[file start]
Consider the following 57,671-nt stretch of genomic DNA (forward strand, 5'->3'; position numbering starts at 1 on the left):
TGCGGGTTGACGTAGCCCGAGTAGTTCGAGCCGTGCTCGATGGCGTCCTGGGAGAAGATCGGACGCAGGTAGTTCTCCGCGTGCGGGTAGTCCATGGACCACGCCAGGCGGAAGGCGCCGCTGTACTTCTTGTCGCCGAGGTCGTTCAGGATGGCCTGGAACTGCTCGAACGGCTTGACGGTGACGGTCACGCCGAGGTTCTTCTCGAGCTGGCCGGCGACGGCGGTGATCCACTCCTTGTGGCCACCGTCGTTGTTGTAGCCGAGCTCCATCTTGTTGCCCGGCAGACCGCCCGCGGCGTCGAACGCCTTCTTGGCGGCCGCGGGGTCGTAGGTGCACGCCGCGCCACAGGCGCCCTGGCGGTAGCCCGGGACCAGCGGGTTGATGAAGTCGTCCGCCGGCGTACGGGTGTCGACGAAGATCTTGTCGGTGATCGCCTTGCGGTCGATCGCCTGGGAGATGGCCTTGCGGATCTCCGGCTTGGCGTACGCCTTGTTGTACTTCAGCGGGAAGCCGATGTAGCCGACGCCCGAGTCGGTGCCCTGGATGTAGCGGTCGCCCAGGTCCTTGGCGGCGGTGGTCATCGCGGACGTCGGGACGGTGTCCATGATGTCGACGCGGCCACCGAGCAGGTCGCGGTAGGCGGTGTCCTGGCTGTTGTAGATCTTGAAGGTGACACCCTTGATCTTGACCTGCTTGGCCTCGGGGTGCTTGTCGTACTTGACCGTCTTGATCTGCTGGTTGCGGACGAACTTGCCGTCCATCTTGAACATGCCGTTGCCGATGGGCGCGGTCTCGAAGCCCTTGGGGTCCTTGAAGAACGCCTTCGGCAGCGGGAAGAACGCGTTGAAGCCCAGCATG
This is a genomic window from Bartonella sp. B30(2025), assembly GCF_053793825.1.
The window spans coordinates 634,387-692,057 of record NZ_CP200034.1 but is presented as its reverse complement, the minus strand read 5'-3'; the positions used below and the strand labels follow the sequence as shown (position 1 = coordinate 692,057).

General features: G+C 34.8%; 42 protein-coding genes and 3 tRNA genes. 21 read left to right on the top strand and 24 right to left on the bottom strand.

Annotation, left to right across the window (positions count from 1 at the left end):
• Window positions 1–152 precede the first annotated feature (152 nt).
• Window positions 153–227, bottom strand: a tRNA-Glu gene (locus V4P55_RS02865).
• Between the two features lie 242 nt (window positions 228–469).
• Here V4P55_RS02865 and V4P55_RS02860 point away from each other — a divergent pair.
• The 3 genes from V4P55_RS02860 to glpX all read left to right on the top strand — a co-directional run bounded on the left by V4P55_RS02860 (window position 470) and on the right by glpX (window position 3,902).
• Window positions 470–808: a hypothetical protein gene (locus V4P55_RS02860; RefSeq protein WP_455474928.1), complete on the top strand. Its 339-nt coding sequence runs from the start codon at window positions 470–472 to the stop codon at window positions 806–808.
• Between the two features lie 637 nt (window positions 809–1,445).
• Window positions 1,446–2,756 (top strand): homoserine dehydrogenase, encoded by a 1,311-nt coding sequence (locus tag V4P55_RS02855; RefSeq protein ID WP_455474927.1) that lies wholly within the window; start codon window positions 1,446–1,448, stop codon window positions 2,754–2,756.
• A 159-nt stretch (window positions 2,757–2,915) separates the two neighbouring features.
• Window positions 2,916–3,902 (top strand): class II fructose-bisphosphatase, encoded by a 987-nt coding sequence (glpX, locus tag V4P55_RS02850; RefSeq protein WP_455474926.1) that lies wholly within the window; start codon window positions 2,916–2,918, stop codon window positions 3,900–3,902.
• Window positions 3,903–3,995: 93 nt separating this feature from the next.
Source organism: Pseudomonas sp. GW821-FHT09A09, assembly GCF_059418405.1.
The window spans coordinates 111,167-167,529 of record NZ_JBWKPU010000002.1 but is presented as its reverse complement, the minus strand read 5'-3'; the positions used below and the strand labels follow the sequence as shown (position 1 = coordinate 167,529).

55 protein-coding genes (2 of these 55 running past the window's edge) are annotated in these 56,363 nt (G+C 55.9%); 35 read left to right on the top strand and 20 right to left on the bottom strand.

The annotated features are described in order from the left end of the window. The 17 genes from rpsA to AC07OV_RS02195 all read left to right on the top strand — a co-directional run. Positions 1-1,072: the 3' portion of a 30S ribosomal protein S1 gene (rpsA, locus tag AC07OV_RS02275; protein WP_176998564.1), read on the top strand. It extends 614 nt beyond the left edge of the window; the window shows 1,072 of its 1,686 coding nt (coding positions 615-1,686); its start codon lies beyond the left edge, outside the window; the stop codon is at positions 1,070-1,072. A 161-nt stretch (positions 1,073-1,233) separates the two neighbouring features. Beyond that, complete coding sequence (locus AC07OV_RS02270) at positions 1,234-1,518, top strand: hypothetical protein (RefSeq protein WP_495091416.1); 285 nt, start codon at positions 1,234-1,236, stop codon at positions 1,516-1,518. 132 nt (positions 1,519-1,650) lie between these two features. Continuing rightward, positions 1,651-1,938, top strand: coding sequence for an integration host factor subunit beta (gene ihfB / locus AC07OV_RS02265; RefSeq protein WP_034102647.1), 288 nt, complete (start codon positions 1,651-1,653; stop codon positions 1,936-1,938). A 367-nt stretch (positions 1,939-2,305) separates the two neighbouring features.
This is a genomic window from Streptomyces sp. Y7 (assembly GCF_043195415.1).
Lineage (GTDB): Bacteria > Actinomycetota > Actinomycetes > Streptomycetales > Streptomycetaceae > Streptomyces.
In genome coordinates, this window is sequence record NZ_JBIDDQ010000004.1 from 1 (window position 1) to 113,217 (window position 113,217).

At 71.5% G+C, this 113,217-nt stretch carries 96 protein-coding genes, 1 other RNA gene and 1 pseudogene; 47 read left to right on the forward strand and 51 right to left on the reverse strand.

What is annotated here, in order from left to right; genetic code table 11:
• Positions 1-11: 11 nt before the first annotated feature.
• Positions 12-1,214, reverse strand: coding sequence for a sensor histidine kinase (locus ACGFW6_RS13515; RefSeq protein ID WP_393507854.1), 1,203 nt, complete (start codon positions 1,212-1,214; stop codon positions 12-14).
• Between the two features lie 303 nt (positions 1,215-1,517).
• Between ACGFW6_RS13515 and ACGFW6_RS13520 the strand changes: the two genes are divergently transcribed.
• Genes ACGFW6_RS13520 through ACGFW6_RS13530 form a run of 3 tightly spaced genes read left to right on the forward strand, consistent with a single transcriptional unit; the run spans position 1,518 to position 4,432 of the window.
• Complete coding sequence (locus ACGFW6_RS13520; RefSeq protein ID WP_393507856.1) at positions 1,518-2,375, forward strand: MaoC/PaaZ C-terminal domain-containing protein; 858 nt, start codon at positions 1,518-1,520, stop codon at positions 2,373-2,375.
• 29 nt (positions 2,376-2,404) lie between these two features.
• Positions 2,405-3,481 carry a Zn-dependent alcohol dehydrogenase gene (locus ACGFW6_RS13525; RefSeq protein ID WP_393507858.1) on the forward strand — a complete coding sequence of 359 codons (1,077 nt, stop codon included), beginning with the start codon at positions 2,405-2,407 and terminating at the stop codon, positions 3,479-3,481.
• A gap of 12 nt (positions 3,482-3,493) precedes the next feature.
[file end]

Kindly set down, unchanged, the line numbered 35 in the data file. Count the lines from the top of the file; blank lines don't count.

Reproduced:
• A gap of 12 nt (positions 3,482-3,493) precedes the next feature.